A copy of this book was provided in exchange for an honest review.
Marguerite Caine’s physicist parents are known for their radical scientific achievements. Their most astonishing invention: the Firebird, which allows users to jump into parallel universes, some vastly altered from our own. But when Marguerite’s father is murdered, the killer—her parent’s handsome and enigmatic assistant Paul—escapes into another dimension before the law can touch him.
Marguerite can’t let the man who destroyed her family go free, and she races after Paul through different universes, where their lives entangle in increasingly familiar ways. With each encounter she begins to question Paul’s guilt—and her own heart. Soon she discovers the truth behind her father’s death is more sinister than she ever could have imagined.
Overall I found this to be a very entertaining book that was fast paced and a great start to a series. Gray’s writing, as usual, was easy to become immersed in. I really enjoyed how Gray presented her dimensional travel and the alternate worlds.
I felt that the strongest aspect of this book were the alternate realities and how different they were from one another. It was a lot of fun to see the characters adjusting to their surroundings and I also loved that in this book you ‘borrowed’ the body of your alternate self. I was equally creeped out and intrigued by this notion and what it would mean for the borrowed person.
Have you ever seen The Simpsons episode, Treehouse of Horror, where Homer travels through dimensions only to find one where no one knows what a donut is only to find out that their rain consists of donuts? It’s silly but some of the alternate worlds brought this to mind. Many things would be changed but people were still interacting with each other in similar ways. It was an intriguing notion that kept me thinking.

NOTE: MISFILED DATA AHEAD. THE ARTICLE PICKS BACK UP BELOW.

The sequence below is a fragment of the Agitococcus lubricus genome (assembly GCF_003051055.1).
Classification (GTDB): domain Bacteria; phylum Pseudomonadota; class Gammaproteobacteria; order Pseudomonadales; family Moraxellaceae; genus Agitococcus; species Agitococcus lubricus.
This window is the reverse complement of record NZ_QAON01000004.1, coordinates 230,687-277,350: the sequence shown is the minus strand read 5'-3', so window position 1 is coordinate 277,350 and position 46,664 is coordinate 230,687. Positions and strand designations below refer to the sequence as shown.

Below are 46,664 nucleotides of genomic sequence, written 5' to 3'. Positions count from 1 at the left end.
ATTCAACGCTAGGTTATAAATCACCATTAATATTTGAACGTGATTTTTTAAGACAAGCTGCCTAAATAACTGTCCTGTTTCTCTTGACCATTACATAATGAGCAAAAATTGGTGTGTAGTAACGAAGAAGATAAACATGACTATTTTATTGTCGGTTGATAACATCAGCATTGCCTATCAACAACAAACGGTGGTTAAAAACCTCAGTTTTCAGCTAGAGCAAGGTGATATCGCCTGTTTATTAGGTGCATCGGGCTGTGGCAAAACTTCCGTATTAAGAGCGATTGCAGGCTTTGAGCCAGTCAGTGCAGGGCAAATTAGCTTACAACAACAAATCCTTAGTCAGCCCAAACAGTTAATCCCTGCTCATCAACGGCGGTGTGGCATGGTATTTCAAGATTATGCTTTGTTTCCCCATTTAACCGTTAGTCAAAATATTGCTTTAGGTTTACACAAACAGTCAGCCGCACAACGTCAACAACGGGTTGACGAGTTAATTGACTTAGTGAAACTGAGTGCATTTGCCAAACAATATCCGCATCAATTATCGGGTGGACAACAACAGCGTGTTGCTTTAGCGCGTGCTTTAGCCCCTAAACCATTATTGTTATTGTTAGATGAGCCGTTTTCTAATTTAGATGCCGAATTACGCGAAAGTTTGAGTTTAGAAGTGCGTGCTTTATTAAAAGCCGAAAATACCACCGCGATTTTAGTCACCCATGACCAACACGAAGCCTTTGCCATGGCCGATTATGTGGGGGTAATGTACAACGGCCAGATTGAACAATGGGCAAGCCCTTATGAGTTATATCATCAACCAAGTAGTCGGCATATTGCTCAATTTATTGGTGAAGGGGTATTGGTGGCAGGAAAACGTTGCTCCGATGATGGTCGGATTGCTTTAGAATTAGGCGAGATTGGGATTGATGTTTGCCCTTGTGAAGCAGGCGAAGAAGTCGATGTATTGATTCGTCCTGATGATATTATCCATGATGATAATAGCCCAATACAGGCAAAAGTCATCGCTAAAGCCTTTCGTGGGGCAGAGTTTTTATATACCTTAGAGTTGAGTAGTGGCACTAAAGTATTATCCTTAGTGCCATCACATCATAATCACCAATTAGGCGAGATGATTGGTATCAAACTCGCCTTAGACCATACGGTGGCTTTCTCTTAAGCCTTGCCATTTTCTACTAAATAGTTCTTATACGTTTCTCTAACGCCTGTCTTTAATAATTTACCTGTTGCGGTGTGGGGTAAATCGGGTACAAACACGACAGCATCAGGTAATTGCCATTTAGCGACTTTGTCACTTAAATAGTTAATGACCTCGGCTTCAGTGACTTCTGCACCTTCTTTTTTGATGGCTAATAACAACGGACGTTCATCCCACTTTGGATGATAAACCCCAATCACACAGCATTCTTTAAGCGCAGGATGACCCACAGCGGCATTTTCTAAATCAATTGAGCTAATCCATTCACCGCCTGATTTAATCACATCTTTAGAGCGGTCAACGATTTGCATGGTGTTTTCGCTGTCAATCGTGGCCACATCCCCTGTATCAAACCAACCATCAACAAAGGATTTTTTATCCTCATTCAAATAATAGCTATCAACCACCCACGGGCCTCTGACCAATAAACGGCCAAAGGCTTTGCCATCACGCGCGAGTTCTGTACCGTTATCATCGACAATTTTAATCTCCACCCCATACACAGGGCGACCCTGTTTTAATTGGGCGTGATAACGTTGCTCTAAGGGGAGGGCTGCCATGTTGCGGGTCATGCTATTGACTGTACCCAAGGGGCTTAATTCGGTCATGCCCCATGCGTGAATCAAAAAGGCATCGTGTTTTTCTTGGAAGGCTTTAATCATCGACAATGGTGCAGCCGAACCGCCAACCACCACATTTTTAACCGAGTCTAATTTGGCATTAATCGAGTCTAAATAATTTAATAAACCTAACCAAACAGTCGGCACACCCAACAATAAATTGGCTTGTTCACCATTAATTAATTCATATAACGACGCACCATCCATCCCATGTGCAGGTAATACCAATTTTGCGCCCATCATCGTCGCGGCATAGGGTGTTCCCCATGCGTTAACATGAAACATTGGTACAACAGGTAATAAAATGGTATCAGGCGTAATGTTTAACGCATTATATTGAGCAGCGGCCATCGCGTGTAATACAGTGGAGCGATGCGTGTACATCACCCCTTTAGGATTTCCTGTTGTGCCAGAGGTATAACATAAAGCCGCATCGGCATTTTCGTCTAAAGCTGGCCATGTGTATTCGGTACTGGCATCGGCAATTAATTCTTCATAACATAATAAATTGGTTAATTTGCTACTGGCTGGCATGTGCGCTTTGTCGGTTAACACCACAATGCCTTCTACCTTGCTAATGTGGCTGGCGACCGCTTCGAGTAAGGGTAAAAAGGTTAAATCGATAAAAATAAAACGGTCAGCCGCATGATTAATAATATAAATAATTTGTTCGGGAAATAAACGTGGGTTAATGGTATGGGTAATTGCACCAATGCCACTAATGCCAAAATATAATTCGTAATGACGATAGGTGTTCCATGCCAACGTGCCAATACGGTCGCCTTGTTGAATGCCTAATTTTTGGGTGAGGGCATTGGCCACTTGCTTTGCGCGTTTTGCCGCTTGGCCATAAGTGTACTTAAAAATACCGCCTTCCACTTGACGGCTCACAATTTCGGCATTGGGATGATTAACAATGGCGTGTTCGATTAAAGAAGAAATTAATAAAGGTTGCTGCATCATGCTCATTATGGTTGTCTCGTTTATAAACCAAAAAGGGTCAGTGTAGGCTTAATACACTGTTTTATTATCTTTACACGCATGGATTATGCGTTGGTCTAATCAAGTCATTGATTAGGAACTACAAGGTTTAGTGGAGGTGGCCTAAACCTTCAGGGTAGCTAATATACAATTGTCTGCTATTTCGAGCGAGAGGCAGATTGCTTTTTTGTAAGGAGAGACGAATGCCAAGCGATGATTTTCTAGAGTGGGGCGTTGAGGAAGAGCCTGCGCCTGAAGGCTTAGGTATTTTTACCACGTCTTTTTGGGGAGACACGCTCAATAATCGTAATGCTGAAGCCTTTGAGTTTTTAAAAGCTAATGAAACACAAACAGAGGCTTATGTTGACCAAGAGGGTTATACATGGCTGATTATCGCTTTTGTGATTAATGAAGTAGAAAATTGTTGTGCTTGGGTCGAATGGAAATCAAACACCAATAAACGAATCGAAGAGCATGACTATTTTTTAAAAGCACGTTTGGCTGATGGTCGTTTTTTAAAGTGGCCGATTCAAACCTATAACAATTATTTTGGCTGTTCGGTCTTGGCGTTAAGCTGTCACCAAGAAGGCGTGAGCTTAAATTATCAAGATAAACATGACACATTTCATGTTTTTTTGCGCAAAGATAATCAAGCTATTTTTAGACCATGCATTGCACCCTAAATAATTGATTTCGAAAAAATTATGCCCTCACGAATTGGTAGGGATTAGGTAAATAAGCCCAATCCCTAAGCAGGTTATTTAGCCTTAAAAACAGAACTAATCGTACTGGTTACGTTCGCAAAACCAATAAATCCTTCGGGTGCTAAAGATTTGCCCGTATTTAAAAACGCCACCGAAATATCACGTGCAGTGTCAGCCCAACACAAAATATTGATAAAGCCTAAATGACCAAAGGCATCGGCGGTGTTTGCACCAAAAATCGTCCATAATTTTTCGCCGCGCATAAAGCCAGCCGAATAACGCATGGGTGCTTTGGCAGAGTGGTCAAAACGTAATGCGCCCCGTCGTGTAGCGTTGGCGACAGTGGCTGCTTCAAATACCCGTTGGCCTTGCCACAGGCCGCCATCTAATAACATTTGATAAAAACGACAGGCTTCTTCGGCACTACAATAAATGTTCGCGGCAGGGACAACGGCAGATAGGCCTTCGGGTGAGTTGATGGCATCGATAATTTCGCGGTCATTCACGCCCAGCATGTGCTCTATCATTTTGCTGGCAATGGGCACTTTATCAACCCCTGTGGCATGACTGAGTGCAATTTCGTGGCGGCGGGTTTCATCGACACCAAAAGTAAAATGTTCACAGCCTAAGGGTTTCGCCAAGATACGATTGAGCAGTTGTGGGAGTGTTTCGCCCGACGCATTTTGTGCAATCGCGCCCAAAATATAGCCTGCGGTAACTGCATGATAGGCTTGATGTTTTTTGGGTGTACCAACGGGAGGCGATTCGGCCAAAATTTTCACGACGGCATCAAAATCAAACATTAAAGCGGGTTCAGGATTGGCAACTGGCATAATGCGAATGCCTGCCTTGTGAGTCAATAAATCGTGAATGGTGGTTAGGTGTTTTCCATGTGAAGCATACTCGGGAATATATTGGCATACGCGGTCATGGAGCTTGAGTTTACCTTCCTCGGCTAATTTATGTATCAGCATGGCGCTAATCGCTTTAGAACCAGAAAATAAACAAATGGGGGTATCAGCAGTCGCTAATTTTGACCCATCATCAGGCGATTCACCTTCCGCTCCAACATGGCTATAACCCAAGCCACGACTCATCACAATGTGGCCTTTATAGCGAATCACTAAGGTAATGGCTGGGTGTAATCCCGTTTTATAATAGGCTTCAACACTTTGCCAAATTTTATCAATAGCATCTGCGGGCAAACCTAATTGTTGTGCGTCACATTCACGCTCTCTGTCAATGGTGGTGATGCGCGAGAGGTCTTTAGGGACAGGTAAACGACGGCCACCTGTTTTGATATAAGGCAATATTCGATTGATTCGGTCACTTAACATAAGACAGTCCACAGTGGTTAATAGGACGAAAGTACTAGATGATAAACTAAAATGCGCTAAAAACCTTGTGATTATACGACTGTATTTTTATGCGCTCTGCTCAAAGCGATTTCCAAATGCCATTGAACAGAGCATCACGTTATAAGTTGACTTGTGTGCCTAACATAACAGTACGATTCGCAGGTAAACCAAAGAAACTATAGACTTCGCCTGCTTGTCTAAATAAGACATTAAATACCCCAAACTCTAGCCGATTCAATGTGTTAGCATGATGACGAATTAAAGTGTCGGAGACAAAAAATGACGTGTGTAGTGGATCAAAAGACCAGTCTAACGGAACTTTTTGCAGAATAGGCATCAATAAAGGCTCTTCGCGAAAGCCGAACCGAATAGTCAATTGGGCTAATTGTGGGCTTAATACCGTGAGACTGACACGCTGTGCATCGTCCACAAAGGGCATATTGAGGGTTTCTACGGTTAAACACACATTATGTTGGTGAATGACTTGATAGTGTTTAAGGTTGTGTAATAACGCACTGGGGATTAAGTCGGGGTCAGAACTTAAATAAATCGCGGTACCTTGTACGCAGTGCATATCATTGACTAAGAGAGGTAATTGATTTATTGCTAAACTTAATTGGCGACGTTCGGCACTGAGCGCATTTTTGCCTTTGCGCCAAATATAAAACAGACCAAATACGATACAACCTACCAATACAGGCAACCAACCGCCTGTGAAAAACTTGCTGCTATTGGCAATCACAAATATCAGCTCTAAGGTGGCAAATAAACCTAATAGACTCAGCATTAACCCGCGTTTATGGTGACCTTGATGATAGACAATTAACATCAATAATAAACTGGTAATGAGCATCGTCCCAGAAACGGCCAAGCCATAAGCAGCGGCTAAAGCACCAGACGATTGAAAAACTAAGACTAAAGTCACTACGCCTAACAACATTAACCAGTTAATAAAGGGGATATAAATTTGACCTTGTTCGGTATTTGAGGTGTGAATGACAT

I found myself questioning many things, such as the ethics of inter-dimensional travel, which was a nice surprise. I loved this element of the story because Gray had presented things so well that I found myself pondering if it was possible in our reality. I did not feel that there was an overload on the science behind dimensional travel which made it easier to focus on the story at hand.
I enjoyed the characters and found Marguerite a great main character. I thought her devotion to her mission was admirable but I was happy to see her question herself and the impact her actions had on others. There was a love triangle for those that can’t tolerate them. I found it fairly obvious who her heart was with pretty early on so it didn’t bother me all that much. Gray does present some interesting questions regarding other realities of the same person and how love might translate between dimensions.
So, with all these positives why not five stars? I honestly couldn’t say what was lacking but something felt missing for me that I’m unable to put my finger on. I was invested in the story and characters but somehow I was left feeling a bit meh. I found one dimension’s story to be far stronger than the other parts of the book (the Russia world) so it might have actually decreased my enjoyment of other parts of the story. I also found it to be a bit easy to predict in parts, especially some of the characters motivations.
I found, on a whole, A Thousand Pieces of You to be a successful book. It was fast paced, emotionally engaging as well as thought provoking. Though it veered a bit on the predictable side to me the exploration of drastically different alternate realities was incredibly interesting and kept me glued to the book.